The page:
Alfred Chapman owned several of Whistler's known paintings (Green and Grey. Channel [YMSM 069], Nocturne: Blue and Silver - Bognor [YMSM 100], Nocturne: Blue and Gold - Southampton Water [YMSM 117], and Nocturne: Grey and Gold - Chelsea Snow [YMSM 174]) and some that have not hitherto been identified (Nocturne: Battersea Reach [YMSM 160] and Cremorne [YMSM 168]).
Chapman was certainly starting to sell his collection of Whistlers by 1894, though it is not certain when he sold this particular painting. 1
Ann Y. Smith states that The Sea 'hung over the fireplace in Harris [Whittemore]'s living room. The painting may even have inspired the remodeling of that room in 1915, when the upholstery and curtains were changed to blue damask, perhaps to complement the work's deep marine hues.' 2
It was listed as 'Blue and Gold. Channel', lent by Alfred Chapman, in the Goupil catalogue in 1892 (cat. no. 26) and called 'Green and Grey. Channel' in the catalogue as printed in the second edition of The Gentle Art of Making Enemies. 3
This painting (whether green or blue) was described in Vanity Fair as 'The beautiful breezy "Channel", wherein one can almost feel the wind that is sweeping both clouds and waves along', and in The World, 'as full of the rush of wind and wave as the heart of the most inveterate sailor could desire'. 4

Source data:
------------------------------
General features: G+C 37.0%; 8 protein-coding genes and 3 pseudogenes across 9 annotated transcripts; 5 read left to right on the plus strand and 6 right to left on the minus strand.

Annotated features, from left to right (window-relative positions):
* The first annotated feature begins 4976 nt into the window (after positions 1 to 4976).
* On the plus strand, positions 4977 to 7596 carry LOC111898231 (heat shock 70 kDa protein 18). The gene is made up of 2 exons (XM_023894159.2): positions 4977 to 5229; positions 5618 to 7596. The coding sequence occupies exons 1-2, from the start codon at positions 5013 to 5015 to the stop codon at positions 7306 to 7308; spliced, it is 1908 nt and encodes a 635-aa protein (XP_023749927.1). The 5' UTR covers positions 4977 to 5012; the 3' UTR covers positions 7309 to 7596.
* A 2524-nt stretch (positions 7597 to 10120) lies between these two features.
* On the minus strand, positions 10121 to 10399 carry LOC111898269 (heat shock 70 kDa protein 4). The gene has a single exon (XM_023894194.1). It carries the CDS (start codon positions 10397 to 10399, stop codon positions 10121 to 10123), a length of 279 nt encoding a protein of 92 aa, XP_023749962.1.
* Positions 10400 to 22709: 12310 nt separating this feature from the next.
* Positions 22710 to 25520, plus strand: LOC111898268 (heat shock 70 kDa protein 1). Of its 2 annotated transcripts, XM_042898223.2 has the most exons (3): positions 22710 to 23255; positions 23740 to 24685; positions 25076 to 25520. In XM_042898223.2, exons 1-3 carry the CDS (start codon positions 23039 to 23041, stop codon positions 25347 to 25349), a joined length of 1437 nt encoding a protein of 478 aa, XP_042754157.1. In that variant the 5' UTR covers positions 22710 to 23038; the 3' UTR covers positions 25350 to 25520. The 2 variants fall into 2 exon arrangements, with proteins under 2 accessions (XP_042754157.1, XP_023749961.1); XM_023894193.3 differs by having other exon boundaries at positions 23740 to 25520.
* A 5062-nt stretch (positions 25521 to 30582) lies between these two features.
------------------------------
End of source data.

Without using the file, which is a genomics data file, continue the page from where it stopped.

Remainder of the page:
Furthermore, it was photographed at that time, for possible inclusion in the Goupil Album, although in the end it was not published.
Whistler suggested to David Croal Thomson (1855-1930) that it could go on from the Goupil show to the VI. Internationale Kunst-Ausstellung, Königlicher Glaspalast, Munich, 1892, but it was not sent. 5
It is reproduced in a set of photographs of the Boston Memorial exhibition of 1904.
The 1980 catalogue raisonné was wrong in suggesting that Blue and Gold: Channel (Green and Grey. Channel) was exhibited in Mr Whistler's Exhibition, Flemish Gallery, 48 Pall Mall, London, 1874 (cat. no. 9) as 'Blue Waves' or in the 12th Exhibition, Society of French Artists, Deschamps Gallery, London, 1876 (cat. no. 149) as 'Nocturne, in Blue and Gold'. 6
2: Smith, Ann Y., Hidden in Plain Sight: The Whittemore Collection and the French Impressionists, Garnet Hill Publishing Co. and Mattatuck Historical Society, 2009, p. 70.
4: Anon., 'Picture Shows', Vanity Fair, 26 March 1892; Anon., 'The Whistler Exhibition', The World, 23 March 1892; press cuttings in GUL Whistler PC 18, pp. 21, 10.
Last updated: 11th November 2021 by Margaret